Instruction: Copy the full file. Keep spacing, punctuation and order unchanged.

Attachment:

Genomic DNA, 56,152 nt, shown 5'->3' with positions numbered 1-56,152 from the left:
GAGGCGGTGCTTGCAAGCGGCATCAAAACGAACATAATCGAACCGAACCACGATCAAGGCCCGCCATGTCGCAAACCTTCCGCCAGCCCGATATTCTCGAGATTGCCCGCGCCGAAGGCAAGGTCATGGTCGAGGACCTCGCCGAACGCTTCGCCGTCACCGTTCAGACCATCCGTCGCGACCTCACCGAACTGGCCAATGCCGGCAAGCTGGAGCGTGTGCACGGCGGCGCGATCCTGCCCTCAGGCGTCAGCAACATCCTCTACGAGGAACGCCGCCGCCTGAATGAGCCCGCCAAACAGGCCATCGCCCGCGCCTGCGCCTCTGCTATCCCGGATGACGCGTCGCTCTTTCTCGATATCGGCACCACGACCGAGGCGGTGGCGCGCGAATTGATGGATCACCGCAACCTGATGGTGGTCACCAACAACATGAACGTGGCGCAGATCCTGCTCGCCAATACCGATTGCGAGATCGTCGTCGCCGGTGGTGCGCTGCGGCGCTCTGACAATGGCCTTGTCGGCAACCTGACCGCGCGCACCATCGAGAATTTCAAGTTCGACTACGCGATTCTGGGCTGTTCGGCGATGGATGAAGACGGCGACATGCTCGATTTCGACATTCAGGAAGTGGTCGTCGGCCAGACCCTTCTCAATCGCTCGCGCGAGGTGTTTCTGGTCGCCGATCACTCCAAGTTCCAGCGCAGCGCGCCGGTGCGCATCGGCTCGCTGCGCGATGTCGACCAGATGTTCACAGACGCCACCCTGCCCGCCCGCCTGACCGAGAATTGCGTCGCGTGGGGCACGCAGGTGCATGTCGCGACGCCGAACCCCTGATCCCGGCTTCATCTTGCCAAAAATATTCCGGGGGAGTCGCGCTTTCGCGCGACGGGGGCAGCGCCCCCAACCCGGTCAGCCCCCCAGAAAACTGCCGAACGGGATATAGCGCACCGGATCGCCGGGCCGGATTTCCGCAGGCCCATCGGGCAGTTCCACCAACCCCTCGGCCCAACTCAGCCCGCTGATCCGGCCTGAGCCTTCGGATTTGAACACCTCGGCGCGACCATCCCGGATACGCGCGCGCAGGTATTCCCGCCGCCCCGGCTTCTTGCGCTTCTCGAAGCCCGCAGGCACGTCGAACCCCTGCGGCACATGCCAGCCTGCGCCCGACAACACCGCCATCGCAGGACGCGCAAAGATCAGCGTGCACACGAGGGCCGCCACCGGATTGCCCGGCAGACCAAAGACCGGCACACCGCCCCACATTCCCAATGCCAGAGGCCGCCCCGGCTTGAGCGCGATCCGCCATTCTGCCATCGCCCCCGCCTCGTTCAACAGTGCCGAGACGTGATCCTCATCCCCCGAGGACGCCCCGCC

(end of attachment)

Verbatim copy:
Genomic DNA, 56,152 nt, shown 5'->3' with positions numbered 1-56,152 from the left:
GAGGCGGTGCTTGCAAGCGGCATCAAAACGAACATAATCGAACCGAACCACGATCAAGGCCCGCCATGTCGCAAACCTTCCGCCAGCCCGATATTCTCGAGATTGCCCGCGCCGAAGGCAAGGTCATGGTCGAGGACCTCGCCGAACGCTTCGCCGTCACCGTTCAGACCATCCGTCGCGACCTCACCGAACTGGCCAATGCCGGCAAGCTGGAGCGTGTGCACGGCGGCGCGATCCTGCCCTCAGGCGTCAGCAACATCCTCTACGAGGAACGCCGCCGCCTGAATGAGCCCGCCAAACAGGCCATCGCCCGCGCCTGCGCCTCTGCTATCCCGGATGACGCGTCGCTCTTTCTCGATATCGGCACCACGACCGAGGCGGTGGCGCGCGAATTGATGGATCACCGCAACCTGATGGTGGTCACCAACAACATGAACGTGGCGCAGATCCTGCTCGCCAATACCGATTGCGAGATCGTCGTCGCCGGTGGTGCGCTGCGGCGCTCTGACAATGGCCTTGTCGGCAACCTGACCGCGCGCACCATCGAGAATTTCAAGTTCGACTACGCGATTCTGGGCTGTTCGGCGATGGATGAAGACGGCGACATGCTCGATTTCGACATTCAGGAAGTGGTCGTCGGCCAGACCCTTCTCAATCGCTCGCGCGAGGTGTTTCTGGTCGCCGATCACTCCAAGTTCCAGCGCAGCGCGCCGGTGCGCATCGGCTCGCTGCGCGATGTCGACCAGATGTTCACAGACGCCACCCTGCCCGCCCGCCTGACCGAGAATTGCGTCGCGTGGGGCACGCAGGTGCATGTCGCGACGCCGAACCCCTGATCCCGGCTTCATCTTGCCAAAAATATTCCGGGGGAGTCGCGCTTTCGCGCGACGGGGGCAGCGCCCCCAACCCGGTCAGCCCCCCAGAAAACTGCCGAACGGGATATAGCGCACCGGATCGCCGGGCCGGATTTCCGCAGGCCCATCGGGCAGTTCCACCAACCCCTCGGCCCAACTCAGCCCGCTGATCCGGCCTGAGCCTTCGGATTTGAACACCTCGGCGCGACCATCCCGGATACGCGCGCGCAGGTATTCCCGCCGCCCCGGCTTCTTGCGCTTCTCGAAGCCCGCAGGCACGTCGAACCCCTGCGGCACATGCCAGCCTGCGCCCGACAACACCGCCATCGCAGGACGCGCAAAGATCAGCGTGCACACGAGGGCCGCCACCGGATTGCCCGGCAGACCAAAGACCGGCACACCGCCCCACATTCCCAATGCCAGAGGCCGCCCCGGCTTGAGCGCGATCCGCCATTCTGCCATCGCCCCCGCCTCGTTCAACAGTGCCGAGACGTGATCCTCATCCCCCGAGGACGCCCCGCC